A final feature that aided in Stalin defeat of his opposition which I regard a being quite major was the positions that he held which allowed him to be able to essentially control the party. His roles although many were not in any way insignificant, he had control of party membership, this meant that he was able to get rid of the students and soldiers who were likely to support Trotsky. Stalin had supervised the Lenin Enrolment in 1924 and 1925 in which party membership almost doubled, the new members were young urban workers and poorly educated former peasants who were not interested in ideological debate and who were more probable to do what they were told to do.

Stalin also had control of the party organisation which meant that he could choose who was sent to the annual party congress where major policy issues were determined and the central committee was chosen, this gave him the ability to pack congress with his supporters. Stalin held position in the Orgburo and was the secretariat this gave him the power to control who was appointed to certain positions in the party, he was able to put his supporters in key positions. He was also the party secretary which enabled him to control what was discussed and what information other members received. The other contenders also had their own powerbases Trotsky was the leader of the Red army however this role commanded very little power and made him appear menacing to other members of the party. Zinoviev and Kamenev as heads of the Petrograd and Moscow parties respectively their positions gave them the support of a large section of the party whilst Bukharin’s standing as the editor of Pravda helped him to affect public opinion. Even so Stalin’s influence went so deep that he was able to undercut his opponents even within their own powerbases.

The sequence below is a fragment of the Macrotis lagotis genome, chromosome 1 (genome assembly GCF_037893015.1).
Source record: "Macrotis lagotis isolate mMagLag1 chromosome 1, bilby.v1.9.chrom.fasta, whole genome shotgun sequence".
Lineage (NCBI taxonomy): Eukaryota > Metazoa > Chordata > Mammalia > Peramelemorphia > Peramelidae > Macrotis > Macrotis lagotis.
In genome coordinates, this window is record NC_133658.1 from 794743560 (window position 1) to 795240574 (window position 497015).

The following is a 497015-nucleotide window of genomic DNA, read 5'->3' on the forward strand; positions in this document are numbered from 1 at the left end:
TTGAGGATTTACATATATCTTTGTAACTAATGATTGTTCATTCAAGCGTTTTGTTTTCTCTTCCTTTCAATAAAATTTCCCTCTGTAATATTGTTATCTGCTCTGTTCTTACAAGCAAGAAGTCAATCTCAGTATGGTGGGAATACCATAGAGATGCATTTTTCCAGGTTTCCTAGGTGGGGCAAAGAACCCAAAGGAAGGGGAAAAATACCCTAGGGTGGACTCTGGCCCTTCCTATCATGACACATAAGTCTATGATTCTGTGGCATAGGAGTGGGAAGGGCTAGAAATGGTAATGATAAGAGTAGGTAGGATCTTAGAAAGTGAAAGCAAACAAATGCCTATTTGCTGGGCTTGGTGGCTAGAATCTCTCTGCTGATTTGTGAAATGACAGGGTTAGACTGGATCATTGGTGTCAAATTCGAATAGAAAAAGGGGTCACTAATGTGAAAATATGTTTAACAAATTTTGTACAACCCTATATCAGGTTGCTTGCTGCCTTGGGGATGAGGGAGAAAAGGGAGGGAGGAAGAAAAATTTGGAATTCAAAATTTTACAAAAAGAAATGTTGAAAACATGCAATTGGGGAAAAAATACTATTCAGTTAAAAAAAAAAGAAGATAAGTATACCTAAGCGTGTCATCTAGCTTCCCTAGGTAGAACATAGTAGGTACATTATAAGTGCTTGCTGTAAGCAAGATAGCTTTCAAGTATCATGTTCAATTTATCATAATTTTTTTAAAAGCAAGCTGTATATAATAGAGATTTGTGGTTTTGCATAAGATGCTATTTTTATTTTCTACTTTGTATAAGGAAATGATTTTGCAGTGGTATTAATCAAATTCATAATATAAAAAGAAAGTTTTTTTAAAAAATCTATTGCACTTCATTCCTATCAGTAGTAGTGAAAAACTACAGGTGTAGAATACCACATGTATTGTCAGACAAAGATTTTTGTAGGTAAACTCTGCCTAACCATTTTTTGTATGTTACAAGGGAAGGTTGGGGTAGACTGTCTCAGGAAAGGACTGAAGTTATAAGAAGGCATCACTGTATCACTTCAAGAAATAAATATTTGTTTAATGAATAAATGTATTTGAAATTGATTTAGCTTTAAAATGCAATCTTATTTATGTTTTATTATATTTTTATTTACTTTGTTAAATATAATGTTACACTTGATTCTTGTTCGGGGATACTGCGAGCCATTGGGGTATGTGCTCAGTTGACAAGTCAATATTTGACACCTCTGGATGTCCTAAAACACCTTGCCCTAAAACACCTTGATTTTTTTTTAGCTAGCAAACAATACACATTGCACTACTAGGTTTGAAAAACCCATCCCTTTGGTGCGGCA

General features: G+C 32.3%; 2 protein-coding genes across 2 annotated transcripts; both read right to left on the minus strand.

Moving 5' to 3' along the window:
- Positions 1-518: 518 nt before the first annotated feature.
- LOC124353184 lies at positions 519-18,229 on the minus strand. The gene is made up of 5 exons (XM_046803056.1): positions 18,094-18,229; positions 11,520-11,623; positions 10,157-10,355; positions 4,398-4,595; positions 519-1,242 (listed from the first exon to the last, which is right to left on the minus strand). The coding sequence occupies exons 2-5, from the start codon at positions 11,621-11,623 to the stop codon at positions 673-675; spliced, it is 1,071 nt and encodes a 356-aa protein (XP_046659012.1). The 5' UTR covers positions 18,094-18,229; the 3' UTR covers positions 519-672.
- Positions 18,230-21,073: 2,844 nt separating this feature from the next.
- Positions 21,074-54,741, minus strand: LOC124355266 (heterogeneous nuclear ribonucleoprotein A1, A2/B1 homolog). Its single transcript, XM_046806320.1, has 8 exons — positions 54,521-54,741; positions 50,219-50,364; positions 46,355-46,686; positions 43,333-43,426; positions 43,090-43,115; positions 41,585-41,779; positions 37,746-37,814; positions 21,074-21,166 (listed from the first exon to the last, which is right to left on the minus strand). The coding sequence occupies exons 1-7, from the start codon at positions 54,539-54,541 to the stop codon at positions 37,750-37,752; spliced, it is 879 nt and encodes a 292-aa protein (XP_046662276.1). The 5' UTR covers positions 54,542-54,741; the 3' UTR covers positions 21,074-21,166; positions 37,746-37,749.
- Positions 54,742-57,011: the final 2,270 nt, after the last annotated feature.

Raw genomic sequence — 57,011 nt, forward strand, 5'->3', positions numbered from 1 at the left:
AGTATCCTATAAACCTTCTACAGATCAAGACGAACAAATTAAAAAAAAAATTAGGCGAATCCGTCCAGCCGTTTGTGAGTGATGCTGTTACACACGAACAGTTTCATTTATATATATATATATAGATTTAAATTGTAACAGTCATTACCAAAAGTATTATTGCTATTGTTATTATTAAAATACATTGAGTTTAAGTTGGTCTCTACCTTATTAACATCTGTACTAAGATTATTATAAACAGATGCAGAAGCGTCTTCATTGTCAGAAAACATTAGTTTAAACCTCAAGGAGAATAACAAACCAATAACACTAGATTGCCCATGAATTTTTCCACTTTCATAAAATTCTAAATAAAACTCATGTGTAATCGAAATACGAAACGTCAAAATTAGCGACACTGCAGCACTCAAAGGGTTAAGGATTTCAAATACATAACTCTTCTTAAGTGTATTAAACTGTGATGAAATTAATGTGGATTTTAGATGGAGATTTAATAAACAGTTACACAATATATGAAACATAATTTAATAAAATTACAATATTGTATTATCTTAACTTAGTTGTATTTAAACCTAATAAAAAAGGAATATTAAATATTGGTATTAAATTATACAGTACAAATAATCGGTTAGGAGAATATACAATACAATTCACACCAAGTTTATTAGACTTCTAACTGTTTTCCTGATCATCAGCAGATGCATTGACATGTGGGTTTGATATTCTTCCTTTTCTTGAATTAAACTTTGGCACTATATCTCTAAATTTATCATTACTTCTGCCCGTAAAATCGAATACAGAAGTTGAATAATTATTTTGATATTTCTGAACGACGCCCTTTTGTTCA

In conclusion I believe that whilst the personalities of the candidates were significant in accounting for Stalin’s defeat of his opponents they were not the most significant. I think that all of them were equally significant for example if Stalin still had the same personality but didn’t have the multitude of powerbases that he did have would he have still come out on top? The personality aspect allowed Stalin to use the other contenders in the way that he did. His powerbases gave him the means to do so in a subtle way. His tactical skills enabled him to outfox his opponents and his socialism in one country policy that was based upon the work of Lenin meant that he was able to gain popularity amongst the peasants.